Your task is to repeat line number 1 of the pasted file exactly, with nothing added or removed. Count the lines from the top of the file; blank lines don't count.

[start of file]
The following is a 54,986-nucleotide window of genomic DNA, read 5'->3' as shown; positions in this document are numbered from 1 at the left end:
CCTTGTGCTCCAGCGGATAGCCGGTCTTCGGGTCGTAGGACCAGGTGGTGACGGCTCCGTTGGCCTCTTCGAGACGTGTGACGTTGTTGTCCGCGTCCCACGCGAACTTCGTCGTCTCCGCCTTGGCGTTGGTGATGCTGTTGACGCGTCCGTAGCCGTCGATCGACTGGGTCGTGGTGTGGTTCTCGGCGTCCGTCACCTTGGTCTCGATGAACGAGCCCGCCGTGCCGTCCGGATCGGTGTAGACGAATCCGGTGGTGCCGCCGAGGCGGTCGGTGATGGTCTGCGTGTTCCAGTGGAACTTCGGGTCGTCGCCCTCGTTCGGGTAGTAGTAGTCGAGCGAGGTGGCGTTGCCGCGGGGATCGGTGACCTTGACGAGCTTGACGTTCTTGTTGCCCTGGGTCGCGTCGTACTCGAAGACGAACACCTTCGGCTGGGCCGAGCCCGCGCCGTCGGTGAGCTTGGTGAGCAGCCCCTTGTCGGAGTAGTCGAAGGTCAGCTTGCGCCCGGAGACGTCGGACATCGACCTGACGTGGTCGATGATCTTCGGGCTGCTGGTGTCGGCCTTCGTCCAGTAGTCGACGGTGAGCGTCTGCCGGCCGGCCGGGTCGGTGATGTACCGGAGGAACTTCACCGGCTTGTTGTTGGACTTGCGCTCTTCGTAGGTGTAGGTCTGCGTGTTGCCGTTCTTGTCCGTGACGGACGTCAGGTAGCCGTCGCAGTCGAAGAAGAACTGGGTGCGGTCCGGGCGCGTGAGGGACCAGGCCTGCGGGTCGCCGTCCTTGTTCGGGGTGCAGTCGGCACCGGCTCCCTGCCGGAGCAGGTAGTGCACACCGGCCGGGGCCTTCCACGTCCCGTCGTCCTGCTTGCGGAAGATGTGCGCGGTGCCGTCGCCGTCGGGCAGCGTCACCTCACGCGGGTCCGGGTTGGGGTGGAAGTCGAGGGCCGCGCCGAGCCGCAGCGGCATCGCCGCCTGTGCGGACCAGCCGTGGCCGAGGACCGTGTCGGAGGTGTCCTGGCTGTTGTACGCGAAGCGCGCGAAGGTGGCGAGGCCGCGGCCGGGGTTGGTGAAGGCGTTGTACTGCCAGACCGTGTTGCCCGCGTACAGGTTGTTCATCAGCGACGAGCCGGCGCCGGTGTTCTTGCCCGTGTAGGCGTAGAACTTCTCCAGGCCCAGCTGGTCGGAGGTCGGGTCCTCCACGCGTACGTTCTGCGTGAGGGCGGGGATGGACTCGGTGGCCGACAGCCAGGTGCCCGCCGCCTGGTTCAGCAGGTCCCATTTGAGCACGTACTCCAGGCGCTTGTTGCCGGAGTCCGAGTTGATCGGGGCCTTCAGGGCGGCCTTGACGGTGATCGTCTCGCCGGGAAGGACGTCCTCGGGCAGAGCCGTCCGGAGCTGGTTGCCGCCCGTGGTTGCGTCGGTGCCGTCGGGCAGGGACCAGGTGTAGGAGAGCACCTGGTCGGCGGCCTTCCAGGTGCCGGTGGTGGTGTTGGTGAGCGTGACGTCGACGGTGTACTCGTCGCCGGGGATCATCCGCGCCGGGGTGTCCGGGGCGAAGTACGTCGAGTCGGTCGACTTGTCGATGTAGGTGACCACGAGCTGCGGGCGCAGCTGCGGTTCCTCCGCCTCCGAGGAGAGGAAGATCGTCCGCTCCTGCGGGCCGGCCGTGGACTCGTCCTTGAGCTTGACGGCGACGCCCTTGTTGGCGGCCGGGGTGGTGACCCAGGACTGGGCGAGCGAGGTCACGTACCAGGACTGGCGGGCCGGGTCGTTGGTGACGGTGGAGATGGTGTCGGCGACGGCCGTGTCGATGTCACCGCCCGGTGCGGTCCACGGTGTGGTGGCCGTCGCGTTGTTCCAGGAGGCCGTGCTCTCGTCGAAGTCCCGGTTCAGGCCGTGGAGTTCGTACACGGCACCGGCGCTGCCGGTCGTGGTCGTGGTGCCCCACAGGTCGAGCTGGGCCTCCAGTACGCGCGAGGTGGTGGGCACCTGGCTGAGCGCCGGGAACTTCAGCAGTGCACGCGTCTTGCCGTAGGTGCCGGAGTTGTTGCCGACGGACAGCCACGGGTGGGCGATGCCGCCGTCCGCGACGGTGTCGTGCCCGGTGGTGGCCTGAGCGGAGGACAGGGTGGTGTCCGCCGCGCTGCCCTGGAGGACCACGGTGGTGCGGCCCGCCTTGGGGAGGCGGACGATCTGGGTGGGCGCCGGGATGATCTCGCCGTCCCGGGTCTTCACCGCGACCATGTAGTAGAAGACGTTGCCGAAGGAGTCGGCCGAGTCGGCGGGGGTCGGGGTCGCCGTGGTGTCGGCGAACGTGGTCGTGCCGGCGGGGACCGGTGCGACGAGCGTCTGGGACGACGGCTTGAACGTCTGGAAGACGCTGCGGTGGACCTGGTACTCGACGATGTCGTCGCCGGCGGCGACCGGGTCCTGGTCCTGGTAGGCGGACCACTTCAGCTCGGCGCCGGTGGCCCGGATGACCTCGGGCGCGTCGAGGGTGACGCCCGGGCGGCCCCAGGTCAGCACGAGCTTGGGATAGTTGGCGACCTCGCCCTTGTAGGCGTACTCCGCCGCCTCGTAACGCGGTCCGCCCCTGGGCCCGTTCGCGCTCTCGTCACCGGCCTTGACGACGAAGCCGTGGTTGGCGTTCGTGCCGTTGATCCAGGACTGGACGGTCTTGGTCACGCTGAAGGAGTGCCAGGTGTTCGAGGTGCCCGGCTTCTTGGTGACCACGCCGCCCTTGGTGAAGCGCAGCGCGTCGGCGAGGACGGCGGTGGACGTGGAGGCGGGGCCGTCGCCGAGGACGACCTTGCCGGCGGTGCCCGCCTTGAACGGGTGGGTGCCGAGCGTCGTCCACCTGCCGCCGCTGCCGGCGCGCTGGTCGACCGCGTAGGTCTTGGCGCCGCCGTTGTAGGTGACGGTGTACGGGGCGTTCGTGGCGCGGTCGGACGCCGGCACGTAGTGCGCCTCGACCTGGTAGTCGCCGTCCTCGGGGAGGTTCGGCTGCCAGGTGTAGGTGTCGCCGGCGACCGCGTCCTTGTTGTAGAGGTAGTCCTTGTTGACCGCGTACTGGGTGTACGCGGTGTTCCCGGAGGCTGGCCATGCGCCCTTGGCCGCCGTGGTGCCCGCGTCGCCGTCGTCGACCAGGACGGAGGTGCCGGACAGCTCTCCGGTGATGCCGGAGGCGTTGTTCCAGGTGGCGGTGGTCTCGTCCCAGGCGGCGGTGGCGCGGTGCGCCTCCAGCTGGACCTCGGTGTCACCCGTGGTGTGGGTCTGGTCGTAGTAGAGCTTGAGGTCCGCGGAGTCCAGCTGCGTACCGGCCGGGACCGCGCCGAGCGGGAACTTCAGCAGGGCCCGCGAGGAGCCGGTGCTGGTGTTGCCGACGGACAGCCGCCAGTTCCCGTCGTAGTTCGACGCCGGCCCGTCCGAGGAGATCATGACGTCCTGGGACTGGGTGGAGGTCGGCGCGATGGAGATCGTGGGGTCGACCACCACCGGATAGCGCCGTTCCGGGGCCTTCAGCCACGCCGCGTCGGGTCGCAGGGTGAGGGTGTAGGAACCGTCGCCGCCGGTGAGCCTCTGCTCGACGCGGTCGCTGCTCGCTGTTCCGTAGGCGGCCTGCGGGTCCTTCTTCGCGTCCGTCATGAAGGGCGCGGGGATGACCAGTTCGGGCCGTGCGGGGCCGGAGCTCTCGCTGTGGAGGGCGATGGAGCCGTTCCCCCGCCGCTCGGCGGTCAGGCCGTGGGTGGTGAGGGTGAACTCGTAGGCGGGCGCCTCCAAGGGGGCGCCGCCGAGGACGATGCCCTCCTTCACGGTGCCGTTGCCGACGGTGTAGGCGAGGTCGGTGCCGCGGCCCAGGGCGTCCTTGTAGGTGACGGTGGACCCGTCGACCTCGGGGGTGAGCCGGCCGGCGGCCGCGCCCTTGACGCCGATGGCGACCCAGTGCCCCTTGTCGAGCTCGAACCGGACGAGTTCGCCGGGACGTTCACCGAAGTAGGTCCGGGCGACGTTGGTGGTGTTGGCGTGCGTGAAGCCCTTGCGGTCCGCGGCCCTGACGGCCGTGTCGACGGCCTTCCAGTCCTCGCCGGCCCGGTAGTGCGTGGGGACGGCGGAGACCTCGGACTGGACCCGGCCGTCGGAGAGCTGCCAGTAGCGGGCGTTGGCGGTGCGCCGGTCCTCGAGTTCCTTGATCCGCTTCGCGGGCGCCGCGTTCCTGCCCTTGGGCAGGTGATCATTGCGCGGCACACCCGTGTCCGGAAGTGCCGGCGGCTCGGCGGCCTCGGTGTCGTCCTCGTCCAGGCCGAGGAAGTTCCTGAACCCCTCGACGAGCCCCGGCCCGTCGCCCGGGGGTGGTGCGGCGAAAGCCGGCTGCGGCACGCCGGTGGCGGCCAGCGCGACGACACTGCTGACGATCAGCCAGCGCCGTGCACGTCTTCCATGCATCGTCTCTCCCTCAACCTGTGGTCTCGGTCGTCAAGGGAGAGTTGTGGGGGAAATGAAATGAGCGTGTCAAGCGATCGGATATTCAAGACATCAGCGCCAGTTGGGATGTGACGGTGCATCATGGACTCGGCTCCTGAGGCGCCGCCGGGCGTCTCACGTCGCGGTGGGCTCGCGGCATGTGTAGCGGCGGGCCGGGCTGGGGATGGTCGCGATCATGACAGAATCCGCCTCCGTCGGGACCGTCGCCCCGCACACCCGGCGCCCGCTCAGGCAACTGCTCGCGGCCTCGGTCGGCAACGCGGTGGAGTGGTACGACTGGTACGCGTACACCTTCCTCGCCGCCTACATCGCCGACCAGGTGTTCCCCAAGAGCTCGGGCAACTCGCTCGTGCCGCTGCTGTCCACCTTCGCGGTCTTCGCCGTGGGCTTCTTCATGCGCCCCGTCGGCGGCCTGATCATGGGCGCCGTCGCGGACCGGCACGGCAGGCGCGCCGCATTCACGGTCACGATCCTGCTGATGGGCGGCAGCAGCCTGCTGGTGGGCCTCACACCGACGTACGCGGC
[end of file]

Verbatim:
The following is a 54,986-nucleotide window of genomic DNA, read 5'->3' as shown; positions in this document are numbered from 1 at the left end: